50 years later, Guadalupe barrio residents reflect on tornado
Fifty years after a devastating tornado hit Lubbock, people from the hardest-hit residential neighborhood said the tragedy transformed their barrio, but not the people who persevered through the challenge.
The May 11, 1970 tornado killed 26 people and injured more than a thousand others in Lubbock.
Two tornadoes formed that night. The more significant spiral touched near 19th Street and University Avenue around 9:30 p.m. For 30 minutes, it tore through northeast Lubbock, finally lifting near the airport. Research later showed the tornado reached an F5 on the Fujita Tornado Damage Scale, a scientific measurement influenced by the Lubbock weather event.
In its eight-and-a-half mile path, the tornado created over an estimated $200 million in damages, according to city archives. That’s more than $1 billion in modern money. Recovery efforts, and funds from the government, were robust. But the city was forever changed.
Hundreds of homes were leveled in the Guadalupe neighborhood, a historically Hispanic area of town. After the tornado, displaced residents temporarily stayed in the Lubbock Coliseum. They were moved to other subdivisions, mostly in north and east Lubbock, according to Lubbock Avalanche-Journal articles from the time.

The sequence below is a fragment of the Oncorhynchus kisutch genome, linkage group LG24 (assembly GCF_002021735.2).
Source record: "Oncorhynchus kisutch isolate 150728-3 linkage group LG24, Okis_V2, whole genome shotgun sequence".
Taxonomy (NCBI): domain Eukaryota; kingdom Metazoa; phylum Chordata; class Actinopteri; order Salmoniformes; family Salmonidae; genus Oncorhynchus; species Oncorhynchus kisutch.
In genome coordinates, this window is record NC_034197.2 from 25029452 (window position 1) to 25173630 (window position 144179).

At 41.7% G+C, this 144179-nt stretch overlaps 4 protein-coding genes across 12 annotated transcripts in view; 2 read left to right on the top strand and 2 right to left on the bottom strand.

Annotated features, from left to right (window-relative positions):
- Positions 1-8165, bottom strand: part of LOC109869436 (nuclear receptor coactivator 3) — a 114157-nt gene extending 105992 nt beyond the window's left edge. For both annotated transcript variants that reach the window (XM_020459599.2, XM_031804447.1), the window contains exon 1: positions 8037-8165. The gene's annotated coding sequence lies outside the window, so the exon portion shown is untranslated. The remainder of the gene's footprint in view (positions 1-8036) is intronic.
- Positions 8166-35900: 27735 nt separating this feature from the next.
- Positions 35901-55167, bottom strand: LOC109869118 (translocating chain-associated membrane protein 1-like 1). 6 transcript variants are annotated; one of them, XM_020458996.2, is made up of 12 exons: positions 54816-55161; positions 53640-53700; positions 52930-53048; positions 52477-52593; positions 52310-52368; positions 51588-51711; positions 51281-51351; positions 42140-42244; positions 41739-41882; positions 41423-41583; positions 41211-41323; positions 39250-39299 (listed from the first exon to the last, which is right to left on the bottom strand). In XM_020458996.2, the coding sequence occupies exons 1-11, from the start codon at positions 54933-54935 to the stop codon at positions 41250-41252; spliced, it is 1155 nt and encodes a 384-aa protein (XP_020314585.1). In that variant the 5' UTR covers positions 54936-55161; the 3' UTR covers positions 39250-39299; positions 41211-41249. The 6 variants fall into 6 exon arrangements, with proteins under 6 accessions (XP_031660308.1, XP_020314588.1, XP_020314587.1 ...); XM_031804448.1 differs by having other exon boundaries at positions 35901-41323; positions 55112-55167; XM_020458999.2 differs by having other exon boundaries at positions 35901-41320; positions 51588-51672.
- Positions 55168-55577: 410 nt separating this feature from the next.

A 1971 thesis from Texas Tech student Stan Carlson, available through the Southwest Collection/Special Collections Library, offers some insight into who lived in the neighborhood. About 400 homes were demolished by the storm. Carlson determined that 83 families remained in the area immediately after the tornado. He set out to gage their reaction to the government's response to the crisis. Three months after the tornado, residents felt like the city had forgotten about them and had an unfavorable opinion of local government.
The sample size of 71 respondents only represents a fraction of who lived in the neighborhood before the tornado, but Carlson notes in his research that U.S. Census data from the time did not seem to accurately represent the neighborhood.
The majority of those interviewed had lived in the area for at least 20 years. Three-fourths of those surveyed were U.S. citizens. Many residents were over age 50, and the median number of persons per household was five.
The barrio del Guadalupe was described in the thesis as a "small town inside of a big city."
A tight-knit community is how Lala Chavez remembers the neighborhood. Chavez was 12 in 1970. Her early childhood was spent in Lubbock. She remembers eating snow cones out of bowls, not just cups, and learning to ride her bike in the Guadalupe area.
Her family lived in California when the tornado hit, she said. They visited Lubbock often, and still had a house on North Avenue N that relatives lived in. They got calls about what happened.
“I remember dad and my mom getting us up and getting us ready, and we left that same night," Chavez said. "We drove all night long and got there in the morning, and all that was left of my childhood home was the foundation.”
Chavez may not have been there for the actual event, but she said she vividly recalls the aftermath.